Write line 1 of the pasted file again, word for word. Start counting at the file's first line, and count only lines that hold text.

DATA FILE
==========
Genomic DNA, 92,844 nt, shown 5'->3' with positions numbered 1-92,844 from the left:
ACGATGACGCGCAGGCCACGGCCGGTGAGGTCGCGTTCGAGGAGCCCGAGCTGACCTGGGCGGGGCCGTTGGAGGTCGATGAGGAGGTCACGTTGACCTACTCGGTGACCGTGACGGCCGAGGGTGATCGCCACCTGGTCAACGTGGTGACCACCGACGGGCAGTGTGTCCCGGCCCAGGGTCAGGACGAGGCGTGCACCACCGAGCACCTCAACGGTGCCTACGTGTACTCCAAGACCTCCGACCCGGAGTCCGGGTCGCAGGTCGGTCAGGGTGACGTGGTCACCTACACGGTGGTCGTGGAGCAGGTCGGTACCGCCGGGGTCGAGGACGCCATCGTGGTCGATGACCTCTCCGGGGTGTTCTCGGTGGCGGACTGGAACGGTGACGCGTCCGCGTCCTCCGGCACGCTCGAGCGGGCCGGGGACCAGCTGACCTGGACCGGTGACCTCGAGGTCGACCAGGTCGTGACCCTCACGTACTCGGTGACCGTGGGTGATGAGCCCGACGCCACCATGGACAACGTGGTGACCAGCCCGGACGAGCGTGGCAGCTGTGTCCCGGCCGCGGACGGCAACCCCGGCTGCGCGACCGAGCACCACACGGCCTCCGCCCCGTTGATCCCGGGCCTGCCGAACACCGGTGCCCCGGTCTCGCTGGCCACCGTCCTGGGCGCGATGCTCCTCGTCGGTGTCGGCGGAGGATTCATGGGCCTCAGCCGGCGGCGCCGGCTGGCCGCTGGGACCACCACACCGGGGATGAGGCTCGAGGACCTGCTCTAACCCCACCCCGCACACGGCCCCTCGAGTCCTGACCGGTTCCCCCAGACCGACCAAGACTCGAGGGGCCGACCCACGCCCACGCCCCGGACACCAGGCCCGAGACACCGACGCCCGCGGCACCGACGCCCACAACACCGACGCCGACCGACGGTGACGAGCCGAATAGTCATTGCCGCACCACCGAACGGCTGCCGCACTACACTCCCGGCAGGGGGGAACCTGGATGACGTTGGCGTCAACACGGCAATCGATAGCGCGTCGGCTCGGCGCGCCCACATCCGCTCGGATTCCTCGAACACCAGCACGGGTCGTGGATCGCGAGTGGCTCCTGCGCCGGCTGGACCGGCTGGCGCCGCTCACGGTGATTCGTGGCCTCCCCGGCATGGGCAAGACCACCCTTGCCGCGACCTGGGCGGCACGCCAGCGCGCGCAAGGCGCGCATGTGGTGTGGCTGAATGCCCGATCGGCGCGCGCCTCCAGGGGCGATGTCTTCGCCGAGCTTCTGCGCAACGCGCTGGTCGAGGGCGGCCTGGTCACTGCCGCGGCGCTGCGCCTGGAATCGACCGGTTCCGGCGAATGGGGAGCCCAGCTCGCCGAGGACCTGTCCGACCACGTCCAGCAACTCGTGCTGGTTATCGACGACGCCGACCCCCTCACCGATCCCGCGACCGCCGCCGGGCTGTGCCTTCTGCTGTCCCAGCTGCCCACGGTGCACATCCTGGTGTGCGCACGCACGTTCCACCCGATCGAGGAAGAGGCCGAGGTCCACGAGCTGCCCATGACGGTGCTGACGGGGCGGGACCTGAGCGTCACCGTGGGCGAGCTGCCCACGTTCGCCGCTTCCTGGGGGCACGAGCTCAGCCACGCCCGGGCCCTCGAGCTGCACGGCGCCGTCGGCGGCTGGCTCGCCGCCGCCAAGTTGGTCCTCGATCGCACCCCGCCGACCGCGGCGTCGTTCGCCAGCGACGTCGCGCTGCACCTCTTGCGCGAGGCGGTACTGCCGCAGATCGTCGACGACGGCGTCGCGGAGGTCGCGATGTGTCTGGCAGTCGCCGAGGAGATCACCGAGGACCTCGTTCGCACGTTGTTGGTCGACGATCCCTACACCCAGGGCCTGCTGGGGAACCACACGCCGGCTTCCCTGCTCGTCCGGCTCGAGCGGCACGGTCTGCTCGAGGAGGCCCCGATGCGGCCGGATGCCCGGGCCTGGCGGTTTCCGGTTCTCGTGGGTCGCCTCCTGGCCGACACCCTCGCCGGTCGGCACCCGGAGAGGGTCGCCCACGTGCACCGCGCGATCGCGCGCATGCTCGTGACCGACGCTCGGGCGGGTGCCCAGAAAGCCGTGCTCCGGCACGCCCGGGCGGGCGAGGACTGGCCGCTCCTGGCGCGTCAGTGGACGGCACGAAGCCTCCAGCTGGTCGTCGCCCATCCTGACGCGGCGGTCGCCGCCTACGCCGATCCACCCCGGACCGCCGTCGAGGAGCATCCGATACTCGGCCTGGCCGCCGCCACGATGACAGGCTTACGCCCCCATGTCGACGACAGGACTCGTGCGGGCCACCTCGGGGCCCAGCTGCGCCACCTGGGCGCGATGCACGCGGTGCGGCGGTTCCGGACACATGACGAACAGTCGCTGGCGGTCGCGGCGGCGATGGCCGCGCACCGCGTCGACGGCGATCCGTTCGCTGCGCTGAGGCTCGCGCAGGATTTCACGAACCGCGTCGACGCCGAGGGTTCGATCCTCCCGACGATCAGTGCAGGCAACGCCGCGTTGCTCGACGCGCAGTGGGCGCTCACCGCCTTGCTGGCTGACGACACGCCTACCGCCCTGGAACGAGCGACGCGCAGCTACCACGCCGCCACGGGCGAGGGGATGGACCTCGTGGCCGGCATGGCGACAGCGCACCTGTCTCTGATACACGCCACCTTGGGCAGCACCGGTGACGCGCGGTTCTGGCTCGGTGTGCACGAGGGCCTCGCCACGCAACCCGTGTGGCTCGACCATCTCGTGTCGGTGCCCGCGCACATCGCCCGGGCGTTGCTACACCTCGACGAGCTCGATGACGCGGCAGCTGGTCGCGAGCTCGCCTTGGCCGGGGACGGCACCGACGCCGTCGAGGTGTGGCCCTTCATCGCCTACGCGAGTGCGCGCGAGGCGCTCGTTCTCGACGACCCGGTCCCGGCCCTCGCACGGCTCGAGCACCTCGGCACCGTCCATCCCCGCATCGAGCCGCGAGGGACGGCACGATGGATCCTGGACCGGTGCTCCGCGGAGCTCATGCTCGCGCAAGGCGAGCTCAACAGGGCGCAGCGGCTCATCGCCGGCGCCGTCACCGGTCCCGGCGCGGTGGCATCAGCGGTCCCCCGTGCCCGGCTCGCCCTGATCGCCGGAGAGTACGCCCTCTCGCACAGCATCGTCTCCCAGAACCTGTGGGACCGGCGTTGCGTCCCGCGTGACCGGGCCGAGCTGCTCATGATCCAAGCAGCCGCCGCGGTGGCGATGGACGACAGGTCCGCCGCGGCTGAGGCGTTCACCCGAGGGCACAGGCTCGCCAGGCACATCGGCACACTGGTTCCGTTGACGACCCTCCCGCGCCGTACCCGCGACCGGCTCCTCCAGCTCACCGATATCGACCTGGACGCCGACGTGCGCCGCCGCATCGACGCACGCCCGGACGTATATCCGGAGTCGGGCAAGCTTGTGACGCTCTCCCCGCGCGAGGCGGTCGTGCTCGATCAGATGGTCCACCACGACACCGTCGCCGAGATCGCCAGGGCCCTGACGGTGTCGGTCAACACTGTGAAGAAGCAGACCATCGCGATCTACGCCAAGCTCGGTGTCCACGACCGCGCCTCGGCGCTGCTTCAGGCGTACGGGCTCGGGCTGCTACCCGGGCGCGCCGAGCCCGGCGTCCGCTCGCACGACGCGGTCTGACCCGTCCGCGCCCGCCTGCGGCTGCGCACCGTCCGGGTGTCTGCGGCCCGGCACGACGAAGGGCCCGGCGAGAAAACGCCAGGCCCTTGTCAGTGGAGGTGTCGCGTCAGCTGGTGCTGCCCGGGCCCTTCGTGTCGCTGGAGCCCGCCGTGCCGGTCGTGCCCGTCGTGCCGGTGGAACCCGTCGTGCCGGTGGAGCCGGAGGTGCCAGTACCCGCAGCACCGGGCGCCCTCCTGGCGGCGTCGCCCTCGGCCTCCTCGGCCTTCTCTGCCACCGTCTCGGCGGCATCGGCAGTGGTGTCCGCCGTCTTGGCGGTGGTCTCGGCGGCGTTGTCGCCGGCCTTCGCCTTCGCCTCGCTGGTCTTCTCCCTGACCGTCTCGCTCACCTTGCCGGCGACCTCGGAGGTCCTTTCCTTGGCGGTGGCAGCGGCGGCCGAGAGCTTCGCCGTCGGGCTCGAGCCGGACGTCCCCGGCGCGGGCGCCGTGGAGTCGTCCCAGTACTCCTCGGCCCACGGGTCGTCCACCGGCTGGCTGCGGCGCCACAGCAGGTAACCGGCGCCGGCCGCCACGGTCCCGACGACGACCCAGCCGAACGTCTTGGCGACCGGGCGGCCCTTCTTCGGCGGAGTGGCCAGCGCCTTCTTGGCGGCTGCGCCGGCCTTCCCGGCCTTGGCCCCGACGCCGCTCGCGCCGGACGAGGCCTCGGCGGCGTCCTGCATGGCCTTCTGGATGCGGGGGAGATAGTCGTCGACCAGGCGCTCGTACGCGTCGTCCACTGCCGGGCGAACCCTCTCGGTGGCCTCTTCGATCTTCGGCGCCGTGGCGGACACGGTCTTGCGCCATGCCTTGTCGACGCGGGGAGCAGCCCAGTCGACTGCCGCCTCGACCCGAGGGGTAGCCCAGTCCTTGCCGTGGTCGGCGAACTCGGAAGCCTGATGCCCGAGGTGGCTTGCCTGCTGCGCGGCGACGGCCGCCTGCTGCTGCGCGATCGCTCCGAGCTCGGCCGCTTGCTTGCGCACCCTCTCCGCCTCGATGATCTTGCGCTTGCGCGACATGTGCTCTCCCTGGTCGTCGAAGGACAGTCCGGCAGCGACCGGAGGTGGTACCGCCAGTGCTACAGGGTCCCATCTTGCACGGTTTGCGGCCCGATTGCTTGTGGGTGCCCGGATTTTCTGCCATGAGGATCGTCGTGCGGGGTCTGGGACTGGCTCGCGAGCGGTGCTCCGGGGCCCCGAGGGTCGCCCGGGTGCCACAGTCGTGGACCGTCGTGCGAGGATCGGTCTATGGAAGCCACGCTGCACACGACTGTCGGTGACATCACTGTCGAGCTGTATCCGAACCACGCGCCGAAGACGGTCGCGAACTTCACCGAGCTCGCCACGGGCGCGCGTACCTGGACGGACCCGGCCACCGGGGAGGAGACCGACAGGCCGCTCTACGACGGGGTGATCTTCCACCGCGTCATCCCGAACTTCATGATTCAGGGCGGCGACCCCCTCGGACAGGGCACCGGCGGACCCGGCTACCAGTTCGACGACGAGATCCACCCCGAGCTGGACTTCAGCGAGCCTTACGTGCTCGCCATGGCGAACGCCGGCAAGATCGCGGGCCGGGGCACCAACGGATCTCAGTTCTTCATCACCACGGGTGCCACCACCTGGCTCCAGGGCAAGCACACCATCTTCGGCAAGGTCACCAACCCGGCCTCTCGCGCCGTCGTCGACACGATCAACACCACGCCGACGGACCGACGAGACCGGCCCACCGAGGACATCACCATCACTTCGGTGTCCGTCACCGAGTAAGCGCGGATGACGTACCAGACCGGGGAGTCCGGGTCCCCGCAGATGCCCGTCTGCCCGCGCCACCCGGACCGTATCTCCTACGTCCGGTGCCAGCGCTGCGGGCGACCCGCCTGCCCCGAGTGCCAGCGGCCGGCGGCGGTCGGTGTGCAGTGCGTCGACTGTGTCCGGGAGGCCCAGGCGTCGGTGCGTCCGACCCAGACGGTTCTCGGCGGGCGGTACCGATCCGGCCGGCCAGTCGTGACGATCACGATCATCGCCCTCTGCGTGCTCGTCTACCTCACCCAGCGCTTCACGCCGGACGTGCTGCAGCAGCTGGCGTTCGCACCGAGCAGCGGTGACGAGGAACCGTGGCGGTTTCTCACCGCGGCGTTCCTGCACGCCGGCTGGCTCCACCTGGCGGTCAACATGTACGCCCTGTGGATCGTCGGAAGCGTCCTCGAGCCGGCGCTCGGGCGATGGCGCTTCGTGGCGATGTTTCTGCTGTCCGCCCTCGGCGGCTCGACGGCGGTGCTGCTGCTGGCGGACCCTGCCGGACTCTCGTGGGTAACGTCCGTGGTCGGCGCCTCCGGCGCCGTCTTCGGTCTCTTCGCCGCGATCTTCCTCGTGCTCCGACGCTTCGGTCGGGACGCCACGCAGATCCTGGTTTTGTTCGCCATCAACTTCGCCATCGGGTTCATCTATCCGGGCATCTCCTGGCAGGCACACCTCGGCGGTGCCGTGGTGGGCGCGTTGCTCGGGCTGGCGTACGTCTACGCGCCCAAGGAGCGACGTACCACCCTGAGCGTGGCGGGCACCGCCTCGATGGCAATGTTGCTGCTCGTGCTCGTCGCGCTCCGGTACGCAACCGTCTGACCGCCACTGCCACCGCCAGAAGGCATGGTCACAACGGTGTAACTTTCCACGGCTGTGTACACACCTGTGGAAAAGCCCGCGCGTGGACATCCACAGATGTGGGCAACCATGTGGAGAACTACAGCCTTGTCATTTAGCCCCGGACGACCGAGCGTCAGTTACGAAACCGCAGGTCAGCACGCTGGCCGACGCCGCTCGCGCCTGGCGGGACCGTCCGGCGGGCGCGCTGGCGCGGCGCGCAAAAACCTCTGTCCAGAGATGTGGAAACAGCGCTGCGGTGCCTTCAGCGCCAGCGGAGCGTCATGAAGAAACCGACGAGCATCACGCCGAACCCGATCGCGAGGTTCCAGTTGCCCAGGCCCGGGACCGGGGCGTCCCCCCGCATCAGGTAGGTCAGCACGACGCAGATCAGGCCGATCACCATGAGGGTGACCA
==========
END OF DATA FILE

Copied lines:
Genomic DNA, 92,844 nt, shown 5'->3' with positions numbered 1-92,844 from the left: